On Sarah Palin:
[T]he president [George W. Bush], ever the skilled politician, had concerns about the choice of Palin, which he called “interesting.” That was the equivalent of calling a fireworks display “satisfactory.” “I’m trying to remember if I’ve met her before. I’m sure I must have.” His eyes twinkled, then he asked, “What is she, the governor of Guam?” Everyone in the room seemed to look at him in horror, their mouths agape. When Ed told him that conservatives were greeting the choice enthusiastically, he replied, “Look, I’m a team player, I’m on board.” He thought about it for a minute. “She’s interesting,” he said again. “You know, just wait a few days until the bloom is off the rose.” Then he made a very smart assessment. “This woman is being put into a position she is not even remotely prepared for,” he said. “She hasn’t spent one day on the national level. Neither has her family. Let’s wait and see how she looks five days out.” It was a rare dose of reality in a White House that liked to believe every decision was great, every Republican was a genius, and McCain was the hope of the world because, well, because he chose to be a member of our party...
On John McCain:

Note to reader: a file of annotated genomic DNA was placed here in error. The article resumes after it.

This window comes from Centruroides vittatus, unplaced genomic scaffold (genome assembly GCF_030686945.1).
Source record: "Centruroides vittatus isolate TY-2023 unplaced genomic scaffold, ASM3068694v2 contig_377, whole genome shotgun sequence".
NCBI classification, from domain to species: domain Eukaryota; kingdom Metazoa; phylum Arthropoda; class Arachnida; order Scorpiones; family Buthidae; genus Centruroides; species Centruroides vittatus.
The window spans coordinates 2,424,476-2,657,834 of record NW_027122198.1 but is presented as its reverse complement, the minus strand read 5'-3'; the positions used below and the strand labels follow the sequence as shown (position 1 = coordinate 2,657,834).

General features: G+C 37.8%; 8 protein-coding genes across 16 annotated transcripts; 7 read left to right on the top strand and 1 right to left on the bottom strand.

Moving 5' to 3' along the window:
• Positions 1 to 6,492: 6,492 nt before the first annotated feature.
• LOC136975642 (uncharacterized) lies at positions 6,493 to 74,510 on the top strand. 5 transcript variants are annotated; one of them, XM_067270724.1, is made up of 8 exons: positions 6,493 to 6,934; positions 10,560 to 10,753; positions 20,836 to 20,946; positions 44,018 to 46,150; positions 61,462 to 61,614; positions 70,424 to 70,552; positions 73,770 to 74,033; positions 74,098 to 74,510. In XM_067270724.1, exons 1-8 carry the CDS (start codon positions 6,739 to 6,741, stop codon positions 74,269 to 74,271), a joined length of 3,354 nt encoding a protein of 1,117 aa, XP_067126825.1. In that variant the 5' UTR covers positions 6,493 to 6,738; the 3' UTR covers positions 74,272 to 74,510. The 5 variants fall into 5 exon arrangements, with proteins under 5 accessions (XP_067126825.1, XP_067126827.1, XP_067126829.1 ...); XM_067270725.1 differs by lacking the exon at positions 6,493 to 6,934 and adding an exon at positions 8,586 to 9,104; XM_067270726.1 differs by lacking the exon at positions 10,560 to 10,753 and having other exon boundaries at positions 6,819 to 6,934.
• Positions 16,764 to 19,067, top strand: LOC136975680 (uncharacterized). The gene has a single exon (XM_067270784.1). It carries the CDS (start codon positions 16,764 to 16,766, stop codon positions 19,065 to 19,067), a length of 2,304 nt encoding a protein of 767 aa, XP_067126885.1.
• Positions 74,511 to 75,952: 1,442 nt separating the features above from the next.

I was once in the Oval Office when the president was told a campaign event in Phoenix he was to attend with McCain suddenly had to be closed to the press. The president didn’t understand why when the whole purpose of holding the event had been to show Bush and McCain together so the press would stop asking why the two wouldn’t be seen together. If the event was closed to the press, the whole thing didn’t make sense. “If he doesn’t want me to go, fine,” the president said. “I’ve got better things to do.” Eventually, someone informed the president that the reason the event was closed was that McCain was having trouble getting a crowd. Bush was incredulous—and to the point. “He can’t get 500 people to show up for an event in his hometown?” he asked. No one said anything, and we went on to another topic. But the president couldn’t let the matter drop. “He couldn’t get 500 people? I could get that many people to turn out in Crawford.” He shook his head. “This is a five-spiral crash, boys.” We tried to move on to something else. But the president wouldn’t let go. He was stuck on the Phoenix event. At one point, he looked off into space and said to no one in particular, “What is this--a cruel hoax?”